When you get married, you are inducted into your spouse’s family, like it or not. Some people dread the family they marry into. Some of the lucky ones love their spouses’ families and are happy to be a part of them. I am one of the lucky ones. I married into a wonderful family. They have filled some holes in my life made by distances in my own extended family. They gave me acceptance, kindness, love, and so much more.


   I never met my husband’s parents, but I met his Aunt Fay and Uncle Rich, two people my husband loved like they were his own parents. They became my aunt and uncle and much more. When Lou and I started dating, I talked to Aunt Fay and Uncle Rich on the phone. They lived in Georgia, so I didn’t meet them until the day of our rehearsal. Uncle Rich was a grooms man in our wedding. They arrived at the church for our rehearsal and Lou introduced me. They took me into their arms and welcomed me into the family.

   The first time we flew to Georgia to spend a week with Aunt Fay and Uncle Rich I was both excited and nervous. I feared that after spending a week with me they might not like me. I feared they would think Lou made a mistake by marrying a person with mental illness, yet I was excited to get to know them. They opened their arms to me as soon as we got off the plane. They hugged me and welcomed me like I was a long distance family member they hadn’t seen in a while.

   I had a tremor that seemed to be getting worse and problems remembering the simplest things. Uncle Rich noticed my tremor right away. He was a psychologist and worked with many who suffered with mental illness. He began to ask me questions as if were one of his patients. He asked about my illness, my medications, dosages, and diagnosis. I answered his questions and then showed him the medications I was on.


   He looked at me. “You’re having side effects from being on your medications for such a long time. You need to talk to your psychiatrist and get your medication adjusted or changed.”

   Uncle Rich was right. I told my psychiatrist and got on new medication. The tremors stopped and I regained my memory. Uncle Rich did more than just diagnosis my tremors he took interest in me as a person. He wanted to know about my family, my job, my writing, and much more. He cared about me and accepted me for who I am. When we returned home, he called me and told us him and Aunt Fay were reimbursing us for our plane tickets.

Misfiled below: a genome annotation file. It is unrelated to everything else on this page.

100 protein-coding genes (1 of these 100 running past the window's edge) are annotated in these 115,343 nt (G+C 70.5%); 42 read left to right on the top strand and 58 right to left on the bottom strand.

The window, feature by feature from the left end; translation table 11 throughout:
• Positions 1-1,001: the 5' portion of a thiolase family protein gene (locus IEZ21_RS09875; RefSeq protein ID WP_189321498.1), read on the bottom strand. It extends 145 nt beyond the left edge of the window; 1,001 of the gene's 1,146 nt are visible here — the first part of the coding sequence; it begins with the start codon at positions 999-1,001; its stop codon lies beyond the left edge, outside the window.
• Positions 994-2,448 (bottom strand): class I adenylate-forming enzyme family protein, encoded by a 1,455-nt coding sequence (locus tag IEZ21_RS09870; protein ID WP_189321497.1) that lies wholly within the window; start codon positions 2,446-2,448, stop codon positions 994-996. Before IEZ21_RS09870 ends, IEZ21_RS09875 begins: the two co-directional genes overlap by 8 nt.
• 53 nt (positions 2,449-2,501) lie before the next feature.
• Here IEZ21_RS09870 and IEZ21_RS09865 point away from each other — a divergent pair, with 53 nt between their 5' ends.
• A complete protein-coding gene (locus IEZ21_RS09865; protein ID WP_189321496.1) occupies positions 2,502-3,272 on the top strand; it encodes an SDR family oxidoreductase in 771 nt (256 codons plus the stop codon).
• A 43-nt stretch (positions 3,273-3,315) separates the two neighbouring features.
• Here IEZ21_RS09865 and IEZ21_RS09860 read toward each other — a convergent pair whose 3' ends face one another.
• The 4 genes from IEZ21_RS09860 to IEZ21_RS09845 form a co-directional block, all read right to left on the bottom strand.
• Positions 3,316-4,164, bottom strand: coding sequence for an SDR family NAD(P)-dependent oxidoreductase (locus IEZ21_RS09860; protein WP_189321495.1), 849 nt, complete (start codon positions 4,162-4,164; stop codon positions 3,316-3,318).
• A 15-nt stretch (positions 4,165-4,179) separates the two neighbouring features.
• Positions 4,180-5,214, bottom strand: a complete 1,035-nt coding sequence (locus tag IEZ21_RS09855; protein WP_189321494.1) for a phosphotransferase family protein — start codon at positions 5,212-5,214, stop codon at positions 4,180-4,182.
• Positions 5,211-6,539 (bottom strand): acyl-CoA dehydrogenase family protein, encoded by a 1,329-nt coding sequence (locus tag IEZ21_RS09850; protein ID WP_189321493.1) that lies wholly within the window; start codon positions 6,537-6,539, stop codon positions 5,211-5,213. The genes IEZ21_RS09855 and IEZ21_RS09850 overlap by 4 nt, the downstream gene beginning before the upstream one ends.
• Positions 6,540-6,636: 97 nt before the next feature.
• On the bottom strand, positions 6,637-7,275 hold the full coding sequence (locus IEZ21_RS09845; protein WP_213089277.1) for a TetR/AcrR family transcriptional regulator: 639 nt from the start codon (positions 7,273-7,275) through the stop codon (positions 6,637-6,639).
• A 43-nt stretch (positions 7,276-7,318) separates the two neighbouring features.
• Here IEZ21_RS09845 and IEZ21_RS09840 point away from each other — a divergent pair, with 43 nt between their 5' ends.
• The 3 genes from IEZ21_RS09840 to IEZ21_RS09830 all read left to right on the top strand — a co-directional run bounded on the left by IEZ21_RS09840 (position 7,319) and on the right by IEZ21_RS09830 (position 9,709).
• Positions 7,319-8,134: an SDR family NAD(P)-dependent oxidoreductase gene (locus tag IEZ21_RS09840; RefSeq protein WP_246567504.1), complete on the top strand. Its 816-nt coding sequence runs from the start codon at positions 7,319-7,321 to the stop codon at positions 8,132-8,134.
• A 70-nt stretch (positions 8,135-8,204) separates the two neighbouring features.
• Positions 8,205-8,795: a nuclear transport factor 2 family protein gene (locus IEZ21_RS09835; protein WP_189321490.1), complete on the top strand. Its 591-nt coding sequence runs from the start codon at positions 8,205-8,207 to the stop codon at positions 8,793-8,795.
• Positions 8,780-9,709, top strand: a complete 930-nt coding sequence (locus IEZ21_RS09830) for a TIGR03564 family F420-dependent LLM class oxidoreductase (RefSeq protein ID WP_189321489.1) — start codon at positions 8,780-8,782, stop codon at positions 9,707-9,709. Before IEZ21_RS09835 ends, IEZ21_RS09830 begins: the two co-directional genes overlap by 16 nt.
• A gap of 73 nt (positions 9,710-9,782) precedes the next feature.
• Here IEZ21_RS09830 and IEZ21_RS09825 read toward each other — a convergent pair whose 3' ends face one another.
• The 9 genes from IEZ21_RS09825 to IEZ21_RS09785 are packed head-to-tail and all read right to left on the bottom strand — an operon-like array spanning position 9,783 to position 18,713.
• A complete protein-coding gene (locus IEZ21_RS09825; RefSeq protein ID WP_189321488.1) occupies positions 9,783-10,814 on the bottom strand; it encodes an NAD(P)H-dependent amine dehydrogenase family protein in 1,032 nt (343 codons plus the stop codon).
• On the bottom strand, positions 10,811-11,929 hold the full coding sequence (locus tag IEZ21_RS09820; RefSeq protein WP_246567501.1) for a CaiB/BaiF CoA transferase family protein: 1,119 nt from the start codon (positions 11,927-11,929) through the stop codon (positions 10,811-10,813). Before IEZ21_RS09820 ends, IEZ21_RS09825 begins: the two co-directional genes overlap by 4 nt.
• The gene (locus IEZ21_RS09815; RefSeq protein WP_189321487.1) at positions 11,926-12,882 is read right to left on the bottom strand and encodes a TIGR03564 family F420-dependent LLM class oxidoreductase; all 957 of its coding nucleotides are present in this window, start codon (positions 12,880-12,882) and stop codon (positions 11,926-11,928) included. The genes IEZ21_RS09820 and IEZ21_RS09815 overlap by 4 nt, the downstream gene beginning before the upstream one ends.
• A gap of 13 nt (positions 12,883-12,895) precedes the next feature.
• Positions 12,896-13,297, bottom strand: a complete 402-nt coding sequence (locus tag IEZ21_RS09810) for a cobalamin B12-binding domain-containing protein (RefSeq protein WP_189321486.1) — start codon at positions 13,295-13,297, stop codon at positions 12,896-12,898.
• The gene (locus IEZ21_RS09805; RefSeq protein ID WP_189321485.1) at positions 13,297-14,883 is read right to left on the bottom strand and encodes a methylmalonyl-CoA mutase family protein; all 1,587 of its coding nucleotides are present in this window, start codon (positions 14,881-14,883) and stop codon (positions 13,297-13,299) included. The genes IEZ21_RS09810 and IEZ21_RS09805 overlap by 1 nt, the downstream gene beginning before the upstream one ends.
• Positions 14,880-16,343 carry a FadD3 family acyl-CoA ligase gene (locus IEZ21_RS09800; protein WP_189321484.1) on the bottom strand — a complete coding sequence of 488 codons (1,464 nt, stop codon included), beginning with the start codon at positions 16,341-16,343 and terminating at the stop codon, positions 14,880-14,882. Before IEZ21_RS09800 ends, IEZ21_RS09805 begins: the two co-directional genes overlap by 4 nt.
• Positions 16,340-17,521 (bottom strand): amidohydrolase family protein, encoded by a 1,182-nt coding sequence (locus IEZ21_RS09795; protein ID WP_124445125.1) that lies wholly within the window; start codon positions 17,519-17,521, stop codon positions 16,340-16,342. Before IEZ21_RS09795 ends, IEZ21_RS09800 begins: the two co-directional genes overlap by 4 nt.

Even though we lived miles apart from Uncle Rich and Aunt Fay, we kept in contact with them by phone and visited them when we could. Uncle Rich always answered the phone. He asked how Lou and I were doing and what was happening in our lives. If we told him our washer died and we were saving for another one, he’d ask, “How much does one cost?” A few days later we would get a check in the mail for the amount. When we offered to pay him back, he would tell us it was a gift. When we visited Uncle Rich and Aunt Fay, they spoiled us. We saved money for the trip, but they would only let us pay for souvenirs.

   Uncle Rich was a kind, intelligent, strong, and loving man. I adored him. He showed more interest in me and my life than my own uncles. He became not just my husband’s uncle, but also my uncle. He helped us out when he could in many different ways. He gave without asking for anything in return. He filled holes in my soul which my own uncles couldn’t fill. He accepted me despite my illness and follies. He loved me like I had always been his niece.

   When I was diagnosed with anxiety disorder, Uncle Rich sent me a relaxation tape he made for his clients. At night when I couldn’t calm my worries, I listened to Uncle Rich’s voice guide me into relaxation. As I gained control over my worries I needed the tape less and less. Now I pull it out to just hear his voice.


   Uncle Rich passed away September 8, leaving Lou and I deeply saddened. I have fallen into a mild depression from my grief. We have lost a wonderful man and our lives will never be the same without him. He will always remain in our hearts and souls. He made an everlasting impression on our lives. He helped us in so many ways we could have never thanked him enough.

   Uncle Rich was a blessing from God, and now he is in heaven looking down over us. He made a big impact in my life and helped me with my mental illness. Thank you, God, for allowing me to have him in my life for a short ten years.

   My depression will pass, but Uncle Rich’s mark on my life will never fade. Writing this, as well as practicing other coping techniques, will help me through my grief. In time I will once again stand in the light.


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